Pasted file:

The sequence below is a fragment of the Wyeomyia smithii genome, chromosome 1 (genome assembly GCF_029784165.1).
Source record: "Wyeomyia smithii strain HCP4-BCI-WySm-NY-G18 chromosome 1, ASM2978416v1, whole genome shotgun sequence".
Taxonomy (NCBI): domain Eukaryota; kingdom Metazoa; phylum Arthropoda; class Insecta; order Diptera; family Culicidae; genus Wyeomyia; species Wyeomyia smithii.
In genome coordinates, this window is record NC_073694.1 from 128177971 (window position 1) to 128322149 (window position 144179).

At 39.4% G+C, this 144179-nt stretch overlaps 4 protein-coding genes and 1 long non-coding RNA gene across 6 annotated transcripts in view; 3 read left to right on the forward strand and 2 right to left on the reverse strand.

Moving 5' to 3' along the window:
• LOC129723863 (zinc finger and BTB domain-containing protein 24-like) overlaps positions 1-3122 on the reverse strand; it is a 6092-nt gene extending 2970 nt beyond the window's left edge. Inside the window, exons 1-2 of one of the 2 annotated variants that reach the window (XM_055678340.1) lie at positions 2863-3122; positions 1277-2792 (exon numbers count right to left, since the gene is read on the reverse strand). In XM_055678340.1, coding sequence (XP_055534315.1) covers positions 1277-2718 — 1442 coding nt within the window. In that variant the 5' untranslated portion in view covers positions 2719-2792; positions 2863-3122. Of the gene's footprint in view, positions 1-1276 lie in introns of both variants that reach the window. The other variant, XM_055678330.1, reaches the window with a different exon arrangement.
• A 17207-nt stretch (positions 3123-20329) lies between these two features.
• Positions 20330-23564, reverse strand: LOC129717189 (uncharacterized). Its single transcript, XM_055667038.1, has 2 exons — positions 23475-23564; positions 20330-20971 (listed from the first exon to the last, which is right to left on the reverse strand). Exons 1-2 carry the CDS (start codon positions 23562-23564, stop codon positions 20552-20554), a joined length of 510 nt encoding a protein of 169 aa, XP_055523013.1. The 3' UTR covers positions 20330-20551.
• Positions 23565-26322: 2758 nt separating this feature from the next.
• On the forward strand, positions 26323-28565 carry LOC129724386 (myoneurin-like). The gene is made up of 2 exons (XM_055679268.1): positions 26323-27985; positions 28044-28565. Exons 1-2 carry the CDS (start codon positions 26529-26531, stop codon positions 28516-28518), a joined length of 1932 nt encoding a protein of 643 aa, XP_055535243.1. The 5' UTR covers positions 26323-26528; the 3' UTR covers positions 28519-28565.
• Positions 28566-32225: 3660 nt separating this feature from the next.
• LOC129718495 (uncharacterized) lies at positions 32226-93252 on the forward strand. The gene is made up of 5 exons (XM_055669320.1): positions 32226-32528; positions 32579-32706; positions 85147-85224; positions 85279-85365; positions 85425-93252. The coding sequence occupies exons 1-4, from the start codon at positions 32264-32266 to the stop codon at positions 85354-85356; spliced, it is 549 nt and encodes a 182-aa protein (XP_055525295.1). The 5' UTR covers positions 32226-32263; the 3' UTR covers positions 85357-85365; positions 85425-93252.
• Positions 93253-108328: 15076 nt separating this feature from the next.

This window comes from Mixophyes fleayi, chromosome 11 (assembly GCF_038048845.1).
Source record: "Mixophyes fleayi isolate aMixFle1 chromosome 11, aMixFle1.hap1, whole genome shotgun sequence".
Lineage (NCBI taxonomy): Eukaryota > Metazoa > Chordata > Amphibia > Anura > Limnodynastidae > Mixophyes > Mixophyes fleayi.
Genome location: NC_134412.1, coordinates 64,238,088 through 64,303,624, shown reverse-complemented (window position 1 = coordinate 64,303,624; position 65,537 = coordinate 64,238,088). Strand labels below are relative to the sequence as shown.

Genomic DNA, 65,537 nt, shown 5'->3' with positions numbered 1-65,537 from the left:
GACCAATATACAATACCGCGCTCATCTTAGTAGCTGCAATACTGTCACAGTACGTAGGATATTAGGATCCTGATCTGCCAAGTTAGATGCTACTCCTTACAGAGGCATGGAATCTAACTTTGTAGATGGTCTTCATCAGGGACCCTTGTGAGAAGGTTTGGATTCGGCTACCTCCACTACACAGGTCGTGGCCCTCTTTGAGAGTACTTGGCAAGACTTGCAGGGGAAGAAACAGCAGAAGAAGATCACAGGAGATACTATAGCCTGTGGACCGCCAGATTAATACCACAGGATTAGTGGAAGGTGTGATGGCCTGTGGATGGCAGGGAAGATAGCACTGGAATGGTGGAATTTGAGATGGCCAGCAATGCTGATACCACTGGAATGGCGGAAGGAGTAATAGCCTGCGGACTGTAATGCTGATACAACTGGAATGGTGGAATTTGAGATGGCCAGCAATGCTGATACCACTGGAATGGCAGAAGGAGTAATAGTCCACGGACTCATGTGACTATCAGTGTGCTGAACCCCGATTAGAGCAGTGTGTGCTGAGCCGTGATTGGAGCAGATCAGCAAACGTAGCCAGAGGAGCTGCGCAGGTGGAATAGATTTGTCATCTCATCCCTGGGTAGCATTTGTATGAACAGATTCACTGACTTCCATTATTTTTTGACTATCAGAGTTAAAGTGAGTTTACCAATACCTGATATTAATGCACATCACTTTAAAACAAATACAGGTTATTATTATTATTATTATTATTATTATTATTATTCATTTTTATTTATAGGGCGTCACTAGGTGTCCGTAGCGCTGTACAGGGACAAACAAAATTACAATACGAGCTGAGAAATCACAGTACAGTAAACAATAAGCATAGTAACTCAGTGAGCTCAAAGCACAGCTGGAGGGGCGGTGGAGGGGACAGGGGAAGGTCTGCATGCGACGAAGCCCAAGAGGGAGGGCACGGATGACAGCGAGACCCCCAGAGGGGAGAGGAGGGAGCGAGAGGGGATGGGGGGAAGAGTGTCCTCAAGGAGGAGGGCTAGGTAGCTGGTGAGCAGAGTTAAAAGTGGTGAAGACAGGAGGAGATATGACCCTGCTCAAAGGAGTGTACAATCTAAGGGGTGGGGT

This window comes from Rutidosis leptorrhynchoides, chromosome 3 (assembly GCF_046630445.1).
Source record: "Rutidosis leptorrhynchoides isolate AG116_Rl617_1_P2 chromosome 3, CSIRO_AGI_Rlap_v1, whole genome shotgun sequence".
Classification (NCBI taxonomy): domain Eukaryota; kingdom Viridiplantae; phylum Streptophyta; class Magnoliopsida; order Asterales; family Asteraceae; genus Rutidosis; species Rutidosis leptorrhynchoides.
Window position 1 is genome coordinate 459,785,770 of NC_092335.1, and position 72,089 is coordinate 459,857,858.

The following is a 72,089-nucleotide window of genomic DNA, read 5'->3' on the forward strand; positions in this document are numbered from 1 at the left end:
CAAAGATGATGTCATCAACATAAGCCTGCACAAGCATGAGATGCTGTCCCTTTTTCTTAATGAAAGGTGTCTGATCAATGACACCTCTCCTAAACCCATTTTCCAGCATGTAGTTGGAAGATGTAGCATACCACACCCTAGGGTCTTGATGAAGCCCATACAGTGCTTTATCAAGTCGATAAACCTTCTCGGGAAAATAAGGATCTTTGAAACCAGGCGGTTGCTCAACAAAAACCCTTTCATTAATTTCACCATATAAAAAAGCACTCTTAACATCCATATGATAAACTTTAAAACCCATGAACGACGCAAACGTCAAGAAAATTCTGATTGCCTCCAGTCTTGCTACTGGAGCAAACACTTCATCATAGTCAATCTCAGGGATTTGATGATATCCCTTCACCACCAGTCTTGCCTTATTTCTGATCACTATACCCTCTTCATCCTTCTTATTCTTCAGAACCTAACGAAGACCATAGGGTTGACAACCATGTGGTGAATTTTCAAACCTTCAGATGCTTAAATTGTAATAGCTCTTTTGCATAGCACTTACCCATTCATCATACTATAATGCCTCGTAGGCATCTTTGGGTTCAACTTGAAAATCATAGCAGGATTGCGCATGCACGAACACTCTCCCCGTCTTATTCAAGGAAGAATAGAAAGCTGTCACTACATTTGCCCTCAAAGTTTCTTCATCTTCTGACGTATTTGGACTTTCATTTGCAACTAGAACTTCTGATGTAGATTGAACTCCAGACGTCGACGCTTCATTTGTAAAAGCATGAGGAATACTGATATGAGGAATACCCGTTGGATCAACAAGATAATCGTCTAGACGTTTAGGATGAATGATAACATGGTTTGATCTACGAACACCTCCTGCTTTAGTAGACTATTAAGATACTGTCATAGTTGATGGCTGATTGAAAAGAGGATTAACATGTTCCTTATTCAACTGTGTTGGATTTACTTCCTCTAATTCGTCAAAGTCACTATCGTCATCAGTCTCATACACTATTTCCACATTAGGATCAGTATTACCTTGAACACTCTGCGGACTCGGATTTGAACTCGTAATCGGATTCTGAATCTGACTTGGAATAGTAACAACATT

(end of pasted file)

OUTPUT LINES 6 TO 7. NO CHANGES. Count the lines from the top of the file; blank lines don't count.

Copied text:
Moving 5' to 3' along the window:
• LOC129723863 (zinc finger and BTB domain-containing protein 24-like) overlaps positions 1-3122 on the reverse strand; it is a 6092-nt gene extending 2970 nt beyond the window's left edge. Inside the window, exons 1-2 of one of the 2 annotated variants that reach the window (XM_055678340.1) lie at positions 2863-3122; positions 1277-2792 (exon numbers count right to left, since the gene is read on the reverse strand). In XM_055678340.1, coding sequence (XP_055534315.1) covers positions 1277-2718 — 1442 coding nt within the window. In that variant the 5' untranslated portion in view covers positions 2719-2792; positions 2863-3122. Of the gene's footprint in view, positions 1-1276 lie in introns of both variants that reach the window. The other variant, XM_055678330.1, reaches the window with a different exon arrangement.